What Happens When the Insurer of Your Annuity Goes Broke?

State guaranty associations provide a safety net for annuity money, but you need to know your state's coverage limits before you invest.

Senior couple working out their bills
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Many retirees buy annuities to protect themselves from an economic downturn and to provide guaranteed income for the rest of their lives. But what happens if the insurer you're counting on to provide those lifetime guarantees ends up in financial trouble itself?

State guaranty associations provide a safety net to protect money in insurance policies and annuities if the insurer becomes insolvent. But the amount of protection varies by state. And it can be complicated to calculate how much coverage you'll get, especially if you're receiving lifetime payouts.

Only six insurers licensed to sell annuity and life insurance have entered receivership since 2008, says Peter Gallanis, president of the National Organization of Life and Health Insurance Guaranty Associations. Most were small regional companies. Still, understanding the safeguards in place and the steps you can take before you buy an annuity can give you some peace of mind.

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If an insurer starts to have financial troubles, the insurance regulator in the company's home state works with the guaranty association to find another company to take over its business. The transition can be seamless if the regulator steps in early.

But if the company's failure is sudden, your money may be temporarily inaccessible while the guaranty association and state regulators find a new insurance company. "They never interrupt scheduled annuity payments," says Gallanis. The regulator, however, may place restrictions on lump-sum payouts, he says.

If regulators can't find another insurer, the guaranty association coverage kicks in. Benefit limits vary based on your state of residence. Most states cover $250,000 in annuity benefits, but New Hampshire has a limit of just $100,000 (as does Puerto Rico). Twelve states and the District of Columbia have limits of $300,000 or more. Go to the Web site of Gallanis's group at www.nolhga.com for links to your state association.

Coverage Varies by Annuity

Coverage could differ based on the type of annuity you own. If you have a deferred fixed annuity, the guaranty association limit applies to the cash surrender value of the account -- the amount of money you could receive, after surrender charges, if you cashed out your annuity. With a deferred fixed annuity, your investment grows tax-deferred until you start making withdrawals or turn it into an income stream.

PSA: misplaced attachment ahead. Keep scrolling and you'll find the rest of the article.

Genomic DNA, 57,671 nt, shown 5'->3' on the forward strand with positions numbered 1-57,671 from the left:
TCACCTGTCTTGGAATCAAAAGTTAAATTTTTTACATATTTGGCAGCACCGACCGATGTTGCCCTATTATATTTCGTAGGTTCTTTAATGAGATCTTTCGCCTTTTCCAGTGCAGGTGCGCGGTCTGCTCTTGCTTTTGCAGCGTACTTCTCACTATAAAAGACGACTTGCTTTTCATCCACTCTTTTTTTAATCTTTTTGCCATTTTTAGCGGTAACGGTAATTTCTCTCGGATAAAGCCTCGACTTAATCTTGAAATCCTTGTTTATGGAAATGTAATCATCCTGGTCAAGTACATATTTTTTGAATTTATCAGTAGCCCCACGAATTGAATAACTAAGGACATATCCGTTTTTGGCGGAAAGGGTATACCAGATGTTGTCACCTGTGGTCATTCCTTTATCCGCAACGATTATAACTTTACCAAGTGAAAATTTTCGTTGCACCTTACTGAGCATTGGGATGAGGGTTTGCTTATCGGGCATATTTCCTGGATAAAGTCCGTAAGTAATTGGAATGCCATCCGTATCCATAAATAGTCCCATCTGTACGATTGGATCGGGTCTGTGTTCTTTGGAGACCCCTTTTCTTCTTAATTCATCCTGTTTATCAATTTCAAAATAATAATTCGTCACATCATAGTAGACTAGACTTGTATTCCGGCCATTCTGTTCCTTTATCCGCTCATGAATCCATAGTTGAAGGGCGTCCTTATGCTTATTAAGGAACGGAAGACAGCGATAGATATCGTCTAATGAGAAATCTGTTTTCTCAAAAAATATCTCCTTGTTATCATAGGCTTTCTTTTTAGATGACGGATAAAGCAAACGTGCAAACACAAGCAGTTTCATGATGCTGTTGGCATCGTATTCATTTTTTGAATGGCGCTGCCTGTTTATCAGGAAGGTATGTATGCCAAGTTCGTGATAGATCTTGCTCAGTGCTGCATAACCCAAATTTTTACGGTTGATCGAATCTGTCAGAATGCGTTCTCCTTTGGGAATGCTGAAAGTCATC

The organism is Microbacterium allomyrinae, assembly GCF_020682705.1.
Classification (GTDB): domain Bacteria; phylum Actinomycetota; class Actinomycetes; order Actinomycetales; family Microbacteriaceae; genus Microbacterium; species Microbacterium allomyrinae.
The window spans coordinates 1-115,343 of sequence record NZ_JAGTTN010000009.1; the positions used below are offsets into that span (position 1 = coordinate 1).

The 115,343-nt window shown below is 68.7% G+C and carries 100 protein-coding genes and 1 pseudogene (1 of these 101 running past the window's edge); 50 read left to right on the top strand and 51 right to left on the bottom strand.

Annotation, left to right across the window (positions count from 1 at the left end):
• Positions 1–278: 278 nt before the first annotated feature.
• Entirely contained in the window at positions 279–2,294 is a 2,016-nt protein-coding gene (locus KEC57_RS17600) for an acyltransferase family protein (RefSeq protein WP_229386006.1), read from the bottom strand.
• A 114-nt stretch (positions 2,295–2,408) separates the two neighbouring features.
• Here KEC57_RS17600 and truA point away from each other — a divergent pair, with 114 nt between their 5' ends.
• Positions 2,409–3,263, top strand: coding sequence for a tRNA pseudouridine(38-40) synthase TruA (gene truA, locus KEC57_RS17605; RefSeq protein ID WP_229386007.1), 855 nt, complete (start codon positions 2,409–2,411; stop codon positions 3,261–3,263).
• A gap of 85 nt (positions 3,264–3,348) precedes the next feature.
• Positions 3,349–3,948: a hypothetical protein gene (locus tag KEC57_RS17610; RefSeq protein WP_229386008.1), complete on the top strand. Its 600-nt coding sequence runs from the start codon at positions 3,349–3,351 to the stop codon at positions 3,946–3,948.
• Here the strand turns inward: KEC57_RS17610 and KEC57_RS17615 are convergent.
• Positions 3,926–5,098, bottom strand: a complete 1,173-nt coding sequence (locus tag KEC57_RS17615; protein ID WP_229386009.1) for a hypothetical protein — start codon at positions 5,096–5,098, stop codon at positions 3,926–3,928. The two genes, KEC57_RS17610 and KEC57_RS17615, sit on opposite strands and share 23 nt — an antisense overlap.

Money in variable annuities is generally invested in mutual funds in your own account. But any money covered by the insurer's general account could be at risk if the insurance company becomes insolvent. That could include any guaranteed value that exceeds the actual value of your investments.

If your annuity is worth more than the guaranty association limits, you could get back some more money after the insurer is liquidated.

The calculation gets more complicated if you are receiving, or are due to receive, lifetime payouts from the annuity. Coverage would be based on the value of the future income stream in today's dollars. If the annuity's net present value is less than the limits, your payouts would continue as they have been. If its value is more, the payouts would continue up to the limits and you could get additional payments once the insurer is liquidated.

Know your state's coverage limits before you invest. Mark Cortazzo, a certified financial planner in Parsippany, N.J., looks for insurers with an A.M. Best financial strength rating of B+ or higher. He then often splits large fixed annuity investments between two companies to stay below the state's limits, especially if they both offer similar interest rates.

Cortazzo also keeps an eye on the financial strength of variable-annuity companies for clients who have income guarantees or money in the insurer's general account. If the guaranteed amount gets close to exceeding the state limits, his clients may start to withdraw some money from the annuity.

Kimberly Lankford
Contributing Editor, Kiplinger's Personal Finance

As the "Ask Kim" columnist for Kiplinger's Personal Finance, Lankford receives hundreds of personal finance questions from readers every month. She is the author of Rescue Your Financial Life (McGraw-Hill, 2003), The Insurance Maze: How You Can Save Money on Insurance -- and Still Get the Coverage You Need (Kaplan, 2006), Kiplinger's Ask Kim for Money Smart Solutions (Kaplan, 2007) and The Kiplinger/BBB Personal Finance Guide for Military Families. She is frequently featured as a financial expert on television and radio, including NBC's Today Show, CNN, CNBC and National Public Radio.